Steele et al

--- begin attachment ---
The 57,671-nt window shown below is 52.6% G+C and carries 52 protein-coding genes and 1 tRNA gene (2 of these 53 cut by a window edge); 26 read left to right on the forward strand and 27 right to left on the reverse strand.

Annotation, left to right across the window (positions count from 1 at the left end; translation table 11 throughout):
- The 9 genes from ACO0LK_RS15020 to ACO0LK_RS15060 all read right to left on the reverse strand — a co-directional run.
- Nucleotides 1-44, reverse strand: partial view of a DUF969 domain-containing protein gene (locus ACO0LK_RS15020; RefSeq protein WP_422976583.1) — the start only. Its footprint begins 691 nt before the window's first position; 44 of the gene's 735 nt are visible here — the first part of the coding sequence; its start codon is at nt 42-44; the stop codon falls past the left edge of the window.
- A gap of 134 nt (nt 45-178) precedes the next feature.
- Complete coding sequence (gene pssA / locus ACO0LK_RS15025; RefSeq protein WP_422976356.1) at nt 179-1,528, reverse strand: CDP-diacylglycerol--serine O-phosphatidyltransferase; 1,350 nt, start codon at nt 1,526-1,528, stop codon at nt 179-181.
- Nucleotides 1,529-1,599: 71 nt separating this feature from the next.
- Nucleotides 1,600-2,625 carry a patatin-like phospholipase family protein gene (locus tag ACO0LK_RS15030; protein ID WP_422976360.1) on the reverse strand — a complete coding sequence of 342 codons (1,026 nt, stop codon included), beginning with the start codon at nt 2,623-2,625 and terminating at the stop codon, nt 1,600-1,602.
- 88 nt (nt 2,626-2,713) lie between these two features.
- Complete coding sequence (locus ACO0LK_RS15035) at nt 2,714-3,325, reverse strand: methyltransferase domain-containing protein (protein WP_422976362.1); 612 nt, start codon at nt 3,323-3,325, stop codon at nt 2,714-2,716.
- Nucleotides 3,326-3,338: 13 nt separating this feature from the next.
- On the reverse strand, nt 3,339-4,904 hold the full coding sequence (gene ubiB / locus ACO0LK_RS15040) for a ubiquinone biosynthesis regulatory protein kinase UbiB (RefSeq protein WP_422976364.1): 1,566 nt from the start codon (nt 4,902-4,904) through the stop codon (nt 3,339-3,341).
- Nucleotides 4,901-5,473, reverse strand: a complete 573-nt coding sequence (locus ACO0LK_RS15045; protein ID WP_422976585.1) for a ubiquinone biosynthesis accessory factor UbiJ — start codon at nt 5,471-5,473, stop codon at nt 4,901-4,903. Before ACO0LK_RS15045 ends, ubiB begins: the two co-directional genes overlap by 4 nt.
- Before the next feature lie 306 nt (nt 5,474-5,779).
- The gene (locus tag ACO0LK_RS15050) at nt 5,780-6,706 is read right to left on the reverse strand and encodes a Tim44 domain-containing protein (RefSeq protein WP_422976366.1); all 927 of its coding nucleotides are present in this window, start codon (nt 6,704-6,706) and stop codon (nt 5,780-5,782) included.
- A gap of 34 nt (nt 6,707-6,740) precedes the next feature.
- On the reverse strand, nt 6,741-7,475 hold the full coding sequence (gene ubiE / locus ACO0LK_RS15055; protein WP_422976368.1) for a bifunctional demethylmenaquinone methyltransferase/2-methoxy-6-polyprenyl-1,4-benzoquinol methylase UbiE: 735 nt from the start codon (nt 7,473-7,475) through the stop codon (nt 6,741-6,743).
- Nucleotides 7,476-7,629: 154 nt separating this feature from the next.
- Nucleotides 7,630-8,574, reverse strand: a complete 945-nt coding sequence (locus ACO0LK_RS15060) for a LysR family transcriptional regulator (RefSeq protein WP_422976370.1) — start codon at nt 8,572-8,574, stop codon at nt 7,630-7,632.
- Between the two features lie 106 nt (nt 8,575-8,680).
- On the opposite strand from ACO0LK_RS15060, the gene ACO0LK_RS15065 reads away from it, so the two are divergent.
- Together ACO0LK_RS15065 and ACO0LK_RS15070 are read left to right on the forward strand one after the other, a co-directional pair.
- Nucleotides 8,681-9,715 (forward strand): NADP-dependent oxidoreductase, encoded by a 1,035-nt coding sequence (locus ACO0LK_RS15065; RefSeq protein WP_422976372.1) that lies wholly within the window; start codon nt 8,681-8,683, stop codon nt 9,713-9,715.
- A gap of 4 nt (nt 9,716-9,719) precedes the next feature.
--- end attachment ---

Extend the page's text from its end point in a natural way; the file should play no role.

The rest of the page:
We present optical polarimetry in the period May-August 2017 of the enigmatic "dipping" star KIC 8462852. During that period three ~1% photometric dips were reported by other observers. We measured the average absolute polarization of the source, and find no excess or unusual polarization compared to a nearby comparison star. We place tight upper limits on any change in the degree of polarization of the source between epochs in- and out-of-dip of less than 0.1% (8500-Ang.) and less than 0.2% (7050-Ang. and 5300-Ang.). How our limits are interpreted depends on the specific model being considered. If the whole stellar disk were covered by material with an optical depth of ~0.01 then the fractional polarisation introduced by this material must be less than 10-20%. While our non-detection does not constrain the comet scenario, it predicts that even modest amounts of dust that have properties similar to Solar System comets may be detectable. We note that the sensitivity of our method scales with the depth of the dip. Should a future ~20% photometric dip be observed (as was previously detected by Kepler) our method would constrain any induced polarization associated with any occulting material to 0.5-1.0%.